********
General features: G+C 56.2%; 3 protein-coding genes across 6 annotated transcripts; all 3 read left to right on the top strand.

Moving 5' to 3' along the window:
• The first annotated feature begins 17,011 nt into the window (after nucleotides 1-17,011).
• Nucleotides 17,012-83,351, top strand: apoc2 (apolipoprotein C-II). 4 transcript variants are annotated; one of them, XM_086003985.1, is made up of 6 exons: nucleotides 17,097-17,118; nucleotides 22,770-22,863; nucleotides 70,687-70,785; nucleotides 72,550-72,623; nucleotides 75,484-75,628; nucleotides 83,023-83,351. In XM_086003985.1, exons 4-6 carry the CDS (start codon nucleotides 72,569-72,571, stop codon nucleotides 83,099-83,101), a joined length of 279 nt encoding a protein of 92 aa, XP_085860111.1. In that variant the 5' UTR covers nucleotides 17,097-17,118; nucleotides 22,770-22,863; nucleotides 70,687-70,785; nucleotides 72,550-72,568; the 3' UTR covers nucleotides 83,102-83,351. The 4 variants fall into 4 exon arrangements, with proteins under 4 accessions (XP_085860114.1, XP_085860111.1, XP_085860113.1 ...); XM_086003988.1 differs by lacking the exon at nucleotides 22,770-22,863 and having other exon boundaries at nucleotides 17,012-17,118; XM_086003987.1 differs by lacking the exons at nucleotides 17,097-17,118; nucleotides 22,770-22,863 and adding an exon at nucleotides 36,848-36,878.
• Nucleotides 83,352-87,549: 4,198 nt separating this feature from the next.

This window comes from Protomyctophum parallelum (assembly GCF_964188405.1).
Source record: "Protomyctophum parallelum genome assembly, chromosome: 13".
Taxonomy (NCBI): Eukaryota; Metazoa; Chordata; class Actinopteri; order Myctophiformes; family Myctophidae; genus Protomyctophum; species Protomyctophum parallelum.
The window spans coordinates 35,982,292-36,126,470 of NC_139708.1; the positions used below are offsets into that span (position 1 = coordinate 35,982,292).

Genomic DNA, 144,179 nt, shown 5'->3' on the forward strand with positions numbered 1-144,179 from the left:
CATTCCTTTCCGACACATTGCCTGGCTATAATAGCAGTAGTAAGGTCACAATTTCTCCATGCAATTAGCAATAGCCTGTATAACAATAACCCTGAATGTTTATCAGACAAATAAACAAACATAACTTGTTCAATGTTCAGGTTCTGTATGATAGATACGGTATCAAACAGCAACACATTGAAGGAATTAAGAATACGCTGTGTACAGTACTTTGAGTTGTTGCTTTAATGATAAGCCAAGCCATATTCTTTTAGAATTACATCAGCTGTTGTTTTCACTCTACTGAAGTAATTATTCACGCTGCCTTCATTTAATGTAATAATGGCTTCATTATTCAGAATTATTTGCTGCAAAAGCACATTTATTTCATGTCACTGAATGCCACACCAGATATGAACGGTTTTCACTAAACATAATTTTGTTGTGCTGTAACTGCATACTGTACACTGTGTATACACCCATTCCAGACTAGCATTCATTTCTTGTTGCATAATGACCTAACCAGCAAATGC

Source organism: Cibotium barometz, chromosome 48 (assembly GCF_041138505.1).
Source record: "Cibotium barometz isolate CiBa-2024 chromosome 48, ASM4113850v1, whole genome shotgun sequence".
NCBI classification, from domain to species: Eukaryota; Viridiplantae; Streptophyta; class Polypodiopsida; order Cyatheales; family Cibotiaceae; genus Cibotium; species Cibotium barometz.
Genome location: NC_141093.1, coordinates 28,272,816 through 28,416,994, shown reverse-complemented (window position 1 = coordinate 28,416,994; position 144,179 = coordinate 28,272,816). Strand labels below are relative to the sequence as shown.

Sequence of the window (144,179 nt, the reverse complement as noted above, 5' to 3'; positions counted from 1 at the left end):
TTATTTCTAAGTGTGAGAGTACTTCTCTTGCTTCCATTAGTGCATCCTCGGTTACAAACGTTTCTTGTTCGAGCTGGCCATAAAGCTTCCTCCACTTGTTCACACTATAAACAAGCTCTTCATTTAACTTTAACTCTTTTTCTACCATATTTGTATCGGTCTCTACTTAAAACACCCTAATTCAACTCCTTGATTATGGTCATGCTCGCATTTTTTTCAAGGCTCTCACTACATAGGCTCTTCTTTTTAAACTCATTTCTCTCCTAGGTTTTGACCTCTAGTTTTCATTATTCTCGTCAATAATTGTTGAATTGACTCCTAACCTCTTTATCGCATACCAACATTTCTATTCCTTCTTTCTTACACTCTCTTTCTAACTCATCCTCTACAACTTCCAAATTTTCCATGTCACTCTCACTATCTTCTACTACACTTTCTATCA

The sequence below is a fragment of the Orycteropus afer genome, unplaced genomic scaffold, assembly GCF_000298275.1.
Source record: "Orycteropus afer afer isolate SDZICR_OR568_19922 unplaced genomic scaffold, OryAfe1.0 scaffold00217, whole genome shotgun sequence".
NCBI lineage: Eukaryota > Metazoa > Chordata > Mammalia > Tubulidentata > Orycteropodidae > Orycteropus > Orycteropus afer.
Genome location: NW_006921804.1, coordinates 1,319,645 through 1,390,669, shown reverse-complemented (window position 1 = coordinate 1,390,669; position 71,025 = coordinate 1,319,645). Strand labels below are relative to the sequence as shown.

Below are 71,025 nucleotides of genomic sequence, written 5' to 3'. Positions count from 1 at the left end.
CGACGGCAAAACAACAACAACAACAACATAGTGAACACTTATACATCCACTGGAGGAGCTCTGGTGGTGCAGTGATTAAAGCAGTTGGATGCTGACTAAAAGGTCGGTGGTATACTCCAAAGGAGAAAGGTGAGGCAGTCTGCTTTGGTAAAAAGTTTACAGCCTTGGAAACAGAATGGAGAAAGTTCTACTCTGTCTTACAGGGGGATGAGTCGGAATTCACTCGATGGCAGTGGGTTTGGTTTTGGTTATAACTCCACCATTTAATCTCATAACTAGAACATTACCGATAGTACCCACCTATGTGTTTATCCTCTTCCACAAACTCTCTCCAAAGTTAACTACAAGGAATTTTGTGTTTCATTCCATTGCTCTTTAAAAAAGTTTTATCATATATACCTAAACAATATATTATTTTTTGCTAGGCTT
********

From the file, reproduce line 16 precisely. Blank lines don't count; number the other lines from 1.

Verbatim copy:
Sequence of the window (144,179 nt, the reverse complement as noted above, 5' to 3'; positions counted from 1 at the left end):